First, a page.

Read this powerful witness from Kimberly Knight, a lesbian progressive Christian laywoman, about her in-person conversation with Billy Humphrey, a straight fundamentalist Christian minister: A lesbian and a fundamentalist walk into a bar.
Substantive conversations across such an ecclesial and theological divide rarely happen, partly because of balkanized ecclesial and institutional structures, and partly because they’re very difficult on a personal level, both intellectually and emotionally. Intellectually, because they require articulating elements of the basic, underlying assumptions with which one approaches the faith: this is hard because underlying assumptions are underlying, and typically held in common and taken for granted with one’s usual conversation partners. Emotionally, because sustaining a disagreement in conversation without collapsing into judgment, dismissal, attack, or withdrawal is intrinsically difficult, especially when conversing with a stranger, someone with whom you don’t already have a relationship, someone that you have no reason to trust and may in fact have reason to distrust; and there are virtually no models for this kind of discourse.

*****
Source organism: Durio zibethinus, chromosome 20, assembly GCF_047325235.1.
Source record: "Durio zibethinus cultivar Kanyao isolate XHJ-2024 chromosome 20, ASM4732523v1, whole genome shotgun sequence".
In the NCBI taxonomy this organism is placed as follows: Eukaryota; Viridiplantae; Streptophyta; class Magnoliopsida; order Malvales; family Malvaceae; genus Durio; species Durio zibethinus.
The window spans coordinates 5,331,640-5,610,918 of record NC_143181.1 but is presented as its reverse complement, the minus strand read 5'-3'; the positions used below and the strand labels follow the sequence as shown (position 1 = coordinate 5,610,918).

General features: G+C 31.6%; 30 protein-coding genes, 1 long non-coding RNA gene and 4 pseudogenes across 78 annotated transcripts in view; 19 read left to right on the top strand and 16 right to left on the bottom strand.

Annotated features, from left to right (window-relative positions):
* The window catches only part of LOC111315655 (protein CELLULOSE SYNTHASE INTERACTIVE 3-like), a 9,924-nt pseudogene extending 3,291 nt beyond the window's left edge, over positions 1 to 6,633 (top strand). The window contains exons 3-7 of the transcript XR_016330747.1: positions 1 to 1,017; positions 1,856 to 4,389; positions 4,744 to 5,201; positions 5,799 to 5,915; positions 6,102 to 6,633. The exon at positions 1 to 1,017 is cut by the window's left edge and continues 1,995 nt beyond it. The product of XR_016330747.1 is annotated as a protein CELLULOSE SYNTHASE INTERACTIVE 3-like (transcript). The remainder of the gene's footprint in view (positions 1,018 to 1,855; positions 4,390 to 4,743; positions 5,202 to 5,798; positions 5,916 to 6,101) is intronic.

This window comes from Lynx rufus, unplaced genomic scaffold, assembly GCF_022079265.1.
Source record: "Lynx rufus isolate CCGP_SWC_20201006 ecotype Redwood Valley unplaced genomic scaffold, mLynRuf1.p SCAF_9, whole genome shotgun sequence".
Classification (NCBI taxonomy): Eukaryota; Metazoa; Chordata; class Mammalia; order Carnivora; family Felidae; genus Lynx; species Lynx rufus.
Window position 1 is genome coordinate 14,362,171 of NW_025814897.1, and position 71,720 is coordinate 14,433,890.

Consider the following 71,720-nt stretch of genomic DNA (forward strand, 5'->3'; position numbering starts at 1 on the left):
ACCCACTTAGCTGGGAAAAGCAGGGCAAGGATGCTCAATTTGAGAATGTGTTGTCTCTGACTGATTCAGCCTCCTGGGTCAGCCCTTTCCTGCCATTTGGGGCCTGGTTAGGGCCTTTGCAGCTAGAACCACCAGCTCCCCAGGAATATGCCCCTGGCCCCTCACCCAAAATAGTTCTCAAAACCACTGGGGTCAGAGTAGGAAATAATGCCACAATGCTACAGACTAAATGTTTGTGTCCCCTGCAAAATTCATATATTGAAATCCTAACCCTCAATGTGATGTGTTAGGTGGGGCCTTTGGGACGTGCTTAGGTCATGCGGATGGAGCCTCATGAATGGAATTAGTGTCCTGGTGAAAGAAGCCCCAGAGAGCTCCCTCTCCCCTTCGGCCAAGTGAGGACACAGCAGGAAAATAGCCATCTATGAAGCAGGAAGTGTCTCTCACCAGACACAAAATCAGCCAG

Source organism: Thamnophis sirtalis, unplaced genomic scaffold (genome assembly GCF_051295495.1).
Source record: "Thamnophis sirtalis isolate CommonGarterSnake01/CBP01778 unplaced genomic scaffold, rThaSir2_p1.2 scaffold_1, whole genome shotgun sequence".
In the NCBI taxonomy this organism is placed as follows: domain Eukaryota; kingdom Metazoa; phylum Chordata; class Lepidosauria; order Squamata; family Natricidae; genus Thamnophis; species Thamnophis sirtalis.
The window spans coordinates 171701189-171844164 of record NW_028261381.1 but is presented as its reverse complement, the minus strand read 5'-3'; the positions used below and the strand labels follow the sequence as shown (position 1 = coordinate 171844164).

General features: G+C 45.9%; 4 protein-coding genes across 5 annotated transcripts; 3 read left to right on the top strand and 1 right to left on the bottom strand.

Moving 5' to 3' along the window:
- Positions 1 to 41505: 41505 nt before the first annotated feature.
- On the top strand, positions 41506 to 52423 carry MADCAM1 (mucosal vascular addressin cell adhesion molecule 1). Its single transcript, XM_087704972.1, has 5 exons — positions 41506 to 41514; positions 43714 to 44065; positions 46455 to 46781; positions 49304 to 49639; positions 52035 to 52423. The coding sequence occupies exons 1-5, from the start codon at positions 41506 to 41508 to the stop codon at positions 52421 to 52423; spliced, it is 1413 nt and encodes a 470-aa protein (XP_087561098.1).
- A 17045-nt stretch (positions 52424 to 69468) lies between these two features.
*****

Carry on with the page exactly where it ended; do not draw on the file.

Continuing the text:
But they’re important. They’re terribly important. Some people think that “ecumenical dialogue” means glossing over and watering down any differences, so we can all hold hands and sing Kumbaya. There are times for Kumbaya, don’t get me wrong; there are times to simply identify and celebrate what we do have in common. But one important reason to do that is to encourage, sustain, and fortify ourselves for the very difficult actual ecumenical work of engaging honestly about our differences. That’s the real work of ecumenism, motivated by the belief that as there is only one Christ, there can be only one truth; and as we each come closer to Christ, we will all come closer to each other.
As jrieves put it in hir comment on Kimberly’s post, which I must add applies as well to divisions within a particular denomination as across denominations,
In the end, despite our differences, despite how much “those people” piss us off, they’re still our brothers and sisters. And, if we’re going to do this Christian thing, we really don’t have any choice but to love them. Just the way they are.
Gracious God, we pray for your holy catholic church.
Fill it with your truth;
Keep it in your peace.
Where it is corrupt, reform it.
Where it is in error, correct it.
Where it is right, defend it.
Where it is in want, provide for it.
Where it is divided, reunite it;
for the sake of your Son, our Savior, Jesus Christ.